Membership of the exiled movement provided ideological grounding as well as material and psychological support. For Said there is an “essential association” of nationalism with exile. Nationalism asserts “belonging in and to a place, a people, a heritage. It affirms the home created by a community of language, culture and customs; and, by so doing, it fends off exile, fights to prevent its ravages.”42 The ANC—a nationalist movement—provides a textbook case of the use of “language, culture and customs” to bond its members. Macmillan describes the importance of the “ceremonial commemoration of anniversaries” in the exiled movement’s calendar; Bernstein describes the dances, chanted slogans and fervently sung freedom songs: “These were the rituals that held them together, no longer strangers in a strange land.”43 The ANC’s members exemplified what Said claimed was inherent to the exile condition: “an urgent need to reconstitute their broken lives, usually by choosing to see themselves as part of a triumphant ideology or a restored people.”44
The ANC, the SACP and the Political Culture of Exile
The relationship between the ANC and SACP in exile remains a keenly contested topic. A hostile and influential view of the relationship, published in 1992, held that the Communist Party was spectacularly successful in penetrating the ANC, dominating and manipulating it. During exile, argued Ellis and Sechaba, “the Party came to dominate the ANC,” decisively shaping the policies and strategies of the ANC and MK. Morogoro steered the ANC on a course originally charted by Communists and “greatly increased the Party’s influence.” Over the next two decades, the “ANC’s collective leadership became prey to the caucus tactics of the CP, whose members were subject to another authority.”45
Twenty years later, Stephen Ellis restated and amplified this interpretation. Central to his thesis is that the SACP initiated the armed struggle, sustained it in exile, and dictated its form. The ANC “was bounced into adopting the armed struggle” by the Party, and once both organizations were operating in exile, the SACP’s “separate and secret structure” made it easier for it to regain the influence it had exerted in the formation of MK. The Morogoro Conference of 1969 was a tipping point. Although the ANC’s National Executive Committee remained the senior body, the creation of the Revolutionary Council meant that the SACP “ha[d] its hands on the real levers of power” and could “exercise decisive influence over the ANC.” In a separate strand of analysis, Ellis associates the SACP with the development of the ANC’s security department (usually known as NAT). He sees NAT’s authoritarianism and excesses as outgrowths, transmitted by the SACP, of Soviet Stalinism.46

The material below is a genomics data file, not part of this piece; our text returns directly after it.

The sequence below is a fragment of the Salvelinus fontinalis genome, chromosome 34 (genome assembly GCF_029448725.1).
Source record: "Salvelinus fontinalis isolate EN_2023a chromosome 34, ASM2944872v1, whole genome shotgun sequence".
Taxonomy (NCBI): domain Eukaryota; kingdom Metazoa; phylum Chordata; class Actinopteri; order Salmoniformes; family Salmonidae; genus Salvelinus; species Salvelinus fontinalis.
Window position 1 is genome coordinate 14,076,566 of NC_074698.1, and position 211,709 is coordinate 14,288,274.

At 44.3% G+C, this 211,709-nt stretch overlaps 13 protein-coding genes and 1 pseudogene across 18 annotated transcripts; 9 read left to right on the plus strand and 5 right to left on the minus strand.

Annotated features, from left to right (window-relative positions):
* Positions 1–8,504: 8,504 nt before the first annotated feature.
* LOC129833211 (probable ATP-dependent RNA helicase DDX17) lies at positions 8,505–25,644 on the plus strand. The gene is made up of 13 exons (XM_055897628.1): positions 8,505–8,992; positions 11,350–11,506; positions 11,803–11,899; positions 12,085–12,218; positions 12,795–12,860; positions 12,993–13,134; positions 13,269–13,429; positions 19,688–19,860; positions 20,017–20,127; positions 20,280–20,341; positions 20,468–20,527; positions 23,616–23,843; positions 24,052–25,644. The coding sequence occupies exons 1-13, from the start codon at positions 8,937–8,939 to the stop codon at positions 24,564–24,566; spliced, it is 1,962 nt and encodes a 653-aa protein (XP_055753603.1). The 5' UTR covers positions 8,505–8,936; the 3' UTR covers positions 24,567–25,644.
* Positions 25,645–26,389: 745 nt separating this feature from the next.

Ellis casts intriguing new light on other aspects of the exile experience. He gives a striking account of corruption within the exiled community and of how some of its members became involved in organized crime, from car theft to ivory and drug smuggling. He traces parallels and convergences between the apartheid regime and the ANC, as both colluded with criminal entrepreneurs, fishing for information and influence in the murky waters of cross-border crime. He is excellent, too, on the “wilderness of mirrors” as competing networks, agencies, and factions spied and spun so that “it was impossible to be sure in any given context precisely who was manipulating whom.”47 However, Ellis’s interpretation ultimately rests on his view of the malign sway the Communist Party exercised over its nationalist ally. In this respect, his work is less persuasive; it is open to substantial challenge, not least because of the sheer vehemence of its central thesis.